Online psychological counselling - Laura Stoiber (Instahelp)

The 7 pillars of resilience – including implementation tips

When people enjoy healthy psychological development and indeed become stronger despite serious burdens or adverse circumstances in their lives, this is termed resilience. Through the 7 pillars of resilience you can also see precisely how.

The 7 pillars of resilience

Because, with the following 7 capabilities, you can master resilience:

1. Optimism

… is the ability to look to the future with hope and positive expectations, believing in a good course of events.

Optimists know that they have the strength to guide their own lives and that difficulties and crises are temporary.

2. Acceptance

… means accepting situations that can no longer be changed and to let bygones be bygones.

Acceptance also means being able to let go when changes happen.

3. Solution orientation

… means, having accepted the situation and put it behind you, looking forward and seeking solutions.

Solution orientation means formulating clear goals and finding routes to realisation.

4. Leaving the victim role

… means ceasing to be passive and becoming active in the relevant situation. For this it’s often necessary to change your own attitude, to reflect on your personality and to become oriented towards action.

Because success consists of 2 letters: D O (paraphrasing Johann Wolfgang von Goethe)

5. Taking responsibility

… means showing initiative and actively applying yourself to achieving your own objectives.

It isn’t about pushing for responsibility, but rather taking on just as much as presents itself. Not less – but also not more.

6. Planning for the future

… indicates having the foresight actively and consciously to prepare for the future.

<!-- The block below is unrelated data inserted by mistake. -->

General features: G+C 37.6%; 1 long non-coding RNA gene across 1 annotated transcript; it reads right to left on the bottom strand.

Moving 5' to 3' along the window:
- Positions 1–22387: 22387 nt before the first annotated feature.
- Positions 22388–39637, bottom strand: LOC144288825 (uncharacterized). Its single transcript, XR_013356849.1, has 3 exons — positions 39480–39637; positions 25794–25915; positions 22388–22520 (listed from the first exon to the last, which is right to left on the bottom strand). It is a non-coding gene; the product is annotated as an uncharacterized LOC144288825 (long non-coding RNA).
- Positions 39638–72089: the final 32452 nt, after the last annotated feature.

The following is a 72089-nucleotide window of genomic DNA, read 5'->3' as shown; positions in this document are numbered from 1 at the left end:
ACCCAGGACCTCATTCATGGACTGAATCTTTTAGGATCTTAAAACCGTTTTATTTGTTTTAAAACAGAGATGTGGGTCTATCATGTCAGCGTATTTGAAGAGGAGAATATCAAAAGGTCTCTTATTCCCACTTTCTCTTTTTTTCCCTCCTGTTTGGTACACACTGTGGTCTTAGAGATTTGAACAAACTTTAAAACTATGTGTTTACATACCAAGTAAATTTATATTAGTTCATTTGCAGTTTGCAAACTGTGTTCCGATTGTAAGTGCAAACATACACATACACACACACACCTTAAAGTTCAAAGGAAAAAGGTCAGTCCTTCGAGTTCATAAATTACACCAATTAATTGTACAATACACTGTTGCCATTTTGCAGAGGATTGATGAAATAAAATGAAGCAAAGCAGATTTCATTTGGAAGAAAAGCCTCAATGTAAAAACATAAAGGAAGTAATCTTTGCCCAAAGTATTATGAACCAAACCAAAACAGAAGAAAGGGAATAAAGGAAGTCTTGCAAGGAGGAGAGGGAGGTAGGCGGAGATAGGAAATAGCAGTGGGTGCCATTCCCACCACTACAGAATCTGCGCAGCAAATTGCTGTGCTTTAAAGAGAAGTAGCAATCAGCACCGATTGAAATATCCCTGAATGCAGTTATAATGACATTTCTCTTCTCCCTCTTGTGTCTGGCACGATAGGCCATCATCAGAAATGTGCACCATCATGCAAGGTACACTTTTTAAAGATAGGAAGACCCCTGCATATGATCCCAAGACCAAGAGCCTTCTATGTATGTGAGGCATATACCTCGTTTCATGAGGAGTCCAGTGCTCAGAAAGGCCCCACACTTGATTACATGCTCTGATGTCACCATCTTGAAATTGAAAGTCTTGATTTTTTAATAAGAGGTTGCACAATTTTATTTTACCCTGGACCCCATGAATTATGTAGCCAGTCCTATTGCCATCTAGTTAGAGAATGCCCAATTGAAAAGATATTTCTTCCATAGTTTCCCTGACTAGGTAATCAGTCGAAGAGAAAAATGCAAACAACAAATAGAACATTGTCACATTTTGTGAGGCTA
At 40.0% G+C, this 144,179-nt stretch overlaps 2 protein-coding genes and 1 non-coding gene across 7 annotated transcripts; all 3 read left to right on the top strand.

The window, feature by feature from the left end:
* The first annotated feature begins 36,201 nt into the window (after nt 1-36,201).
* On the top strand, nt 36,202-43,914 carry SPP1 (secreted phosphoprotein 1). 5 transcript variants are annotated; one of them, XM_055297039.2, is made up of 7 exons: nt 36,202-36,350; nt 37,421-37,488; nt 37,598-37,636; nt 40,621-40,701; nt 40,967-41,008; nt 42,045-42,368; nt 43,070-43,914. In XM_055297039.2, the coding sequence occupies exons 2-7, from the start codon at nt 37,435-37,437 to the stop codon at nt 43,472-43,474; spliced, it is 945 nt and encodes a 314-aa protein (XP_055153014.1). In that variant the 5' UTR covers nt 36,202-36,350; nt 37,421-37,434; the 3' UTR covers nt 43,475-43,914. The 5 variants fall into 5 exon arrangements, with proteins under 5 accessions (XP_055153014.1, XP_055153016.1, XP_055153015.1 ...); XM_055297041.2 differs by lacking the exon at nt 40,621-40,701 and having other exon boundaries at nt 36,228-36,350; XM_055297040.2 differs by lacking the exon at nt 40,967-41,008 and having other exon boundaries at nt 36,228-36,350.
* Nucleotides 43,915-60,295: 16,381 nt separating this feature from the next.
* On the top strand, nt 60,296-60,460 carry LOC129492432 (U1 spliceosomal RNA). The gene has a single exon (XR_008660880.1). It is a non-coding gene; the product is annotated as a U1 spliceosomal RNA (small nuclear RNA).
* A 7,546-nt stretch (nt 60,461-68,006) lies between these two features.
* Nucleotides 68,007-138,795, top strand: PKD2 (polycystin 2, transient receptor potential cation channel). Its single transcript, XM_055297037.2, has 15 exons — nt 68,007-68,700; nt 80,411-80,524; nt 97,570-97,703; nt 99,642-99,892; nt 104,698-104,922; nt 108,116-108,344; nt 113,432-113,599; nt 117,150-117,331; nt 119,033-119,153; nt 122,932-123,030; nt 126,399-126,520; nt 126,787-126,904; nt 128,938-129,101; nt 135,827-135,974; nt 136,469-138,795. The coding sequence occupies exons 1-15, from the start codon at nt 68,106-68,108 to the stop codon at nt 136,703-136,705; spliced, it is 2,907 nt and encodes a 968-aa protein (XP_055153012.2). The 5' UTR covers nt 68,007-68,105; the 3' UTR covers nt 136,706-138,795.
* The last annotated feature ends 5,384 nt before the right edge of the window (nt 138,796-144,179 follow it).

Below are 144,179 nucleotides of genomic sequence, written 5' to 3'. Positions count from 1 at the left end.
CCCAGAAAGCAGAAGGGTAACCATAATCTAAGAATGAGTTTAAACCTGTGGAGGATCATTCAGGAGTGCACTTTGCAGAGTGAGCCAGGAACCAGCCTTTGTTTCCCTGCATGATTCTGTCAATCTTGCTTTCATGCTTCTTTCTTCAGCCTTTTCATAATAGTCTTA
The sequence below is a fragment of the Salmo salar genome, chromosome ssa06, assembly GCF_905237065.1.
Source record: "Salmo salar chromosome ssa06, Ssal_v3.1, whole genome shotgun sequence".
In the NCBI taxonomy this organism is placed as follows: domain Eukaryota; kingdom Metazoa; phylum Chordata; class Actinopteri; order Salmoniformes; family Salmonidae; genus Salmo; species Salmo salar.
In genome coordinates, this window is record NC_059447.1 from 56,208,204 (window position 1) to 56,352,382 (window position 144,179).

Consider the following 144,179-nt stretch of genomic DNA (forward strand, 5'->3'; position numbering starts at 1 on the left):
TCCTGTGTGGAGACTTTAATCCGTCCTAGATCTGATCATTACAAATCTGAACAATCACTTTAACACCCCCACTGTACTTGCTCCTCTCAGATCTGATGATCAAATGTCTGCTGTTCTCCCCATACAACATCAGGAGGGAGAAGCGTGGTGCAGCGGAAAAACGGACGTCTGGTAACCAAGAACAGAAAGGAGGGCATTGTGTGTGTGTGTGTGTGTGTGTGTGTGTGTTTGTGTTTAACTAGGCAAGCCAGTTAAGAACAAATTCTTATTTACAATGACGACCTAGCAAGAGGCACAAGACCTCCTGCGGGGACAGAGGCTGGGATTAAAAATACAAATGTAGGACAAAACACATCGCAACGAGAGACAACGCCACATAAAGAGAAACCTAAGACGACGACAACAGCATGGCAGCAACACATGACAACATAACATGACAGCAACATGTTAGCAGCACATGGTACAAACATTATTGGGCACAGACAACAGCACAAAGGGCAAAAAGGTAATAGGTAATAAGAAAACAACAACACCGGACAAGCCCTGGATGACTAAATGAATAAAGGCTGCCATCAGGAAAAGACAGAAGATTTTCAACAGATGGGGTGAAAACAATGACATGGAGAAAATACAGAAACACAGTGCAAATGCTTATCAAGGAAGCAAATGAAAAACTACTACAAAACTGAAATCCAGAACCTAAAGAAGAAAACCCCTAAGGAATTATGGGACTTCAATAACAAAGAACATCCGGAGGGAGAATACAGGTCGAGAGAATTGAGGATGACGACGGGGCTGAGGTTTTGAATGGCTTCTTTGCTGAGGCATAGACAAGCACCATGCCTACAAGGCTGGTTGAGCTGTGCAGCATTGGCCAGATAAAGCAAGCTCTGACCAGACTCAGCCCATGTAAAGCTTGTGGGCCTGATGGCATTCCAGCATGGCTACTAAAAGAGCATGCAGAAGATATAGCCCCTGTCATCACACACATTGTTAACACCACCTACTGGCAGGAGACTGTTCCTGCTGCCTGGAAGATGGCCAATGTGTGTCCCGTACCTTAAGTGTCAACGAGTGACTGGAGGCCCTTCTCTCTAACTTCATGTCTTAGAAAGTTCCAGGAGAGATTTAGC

Resilient people develop visions and then goals for how they want to live and work going forward. What’s important for planning is the choice of an appropriate goal that’s achievable and specific as well as being compatible with your personality.

7. Network orientation

… means the capability to connect with and use a network, i.e. a system of human relationships.

Even just the existence of a network gives a feeling of inner strength and proves very supportive and valuable, particularly in difficult times.

Practical exercise: more optimism

For example, you can train optimism if you just happen to need a short break from your task or you’re sitting in a traffic jam on the drive home or waiting at the lights. In such moments, consider:

  • For what aspects of my life am I grateful?
  • What makes me happy right now?
  • What makes other people envy me?
  • What were the top three good things today?

Such conscious considerations rapidly improve how you feel inside. As a consequence, in the medium term you gain resilience. Because daily moments of contentment, which you perceive intensely, confer on you feelings of happiness and strengthen your power to react to difficulties. Ideally, you should note down your moments of happiness in a diary of happiness. That way you create a collection of what fills you with joy and energy. You can easily reach for it in difficult times by keeping your diary of happiness to hand.

Practical exercise: more network orientation

Take a sheet of paper. Write your name in the middle. Then, around your name, write down all the people who play important roles in your life. Now mark everyone with + (=gives strength) and – (=takes strength). This way you get an overview of which people currently cost you lots of strength and which ones do you lots of good. Using this as a basis, you can get on with building up your network with greater consideration.

If you apply these 7 points and the practical exercises strategically in your day-to-day life, you’ll be better able to deal with challenges in future.

Sources:

  • https://www.careerslounge.com/neues-entdecken/resilienz-faehigkeiten-und-praxisuebungen/1/
  • Brooks, R., & Goldstein, S. (2007). Das Resilienz-Buch: wie Eltern ihre Kinder fürs Leben stärken-das Geheimnis der inneren Widerstandskraft. Klett-Cotta.
  • Wellensiek, S. K. (2011). Handbuch Resilienz-Training.
  • Wellensiek, S. K. (2012). Resilienz-Training für Führende: So stärken sie Ihre Widerstandskraft und die Ihrer Mitarbeiter. Beltz.
  • Fröhlich-Gildhoff, K., & Rönnau-Böse, M. (2015). Resilienz (Vol. 3290). UTB.

Photo credits: iStock.com/kieferpix


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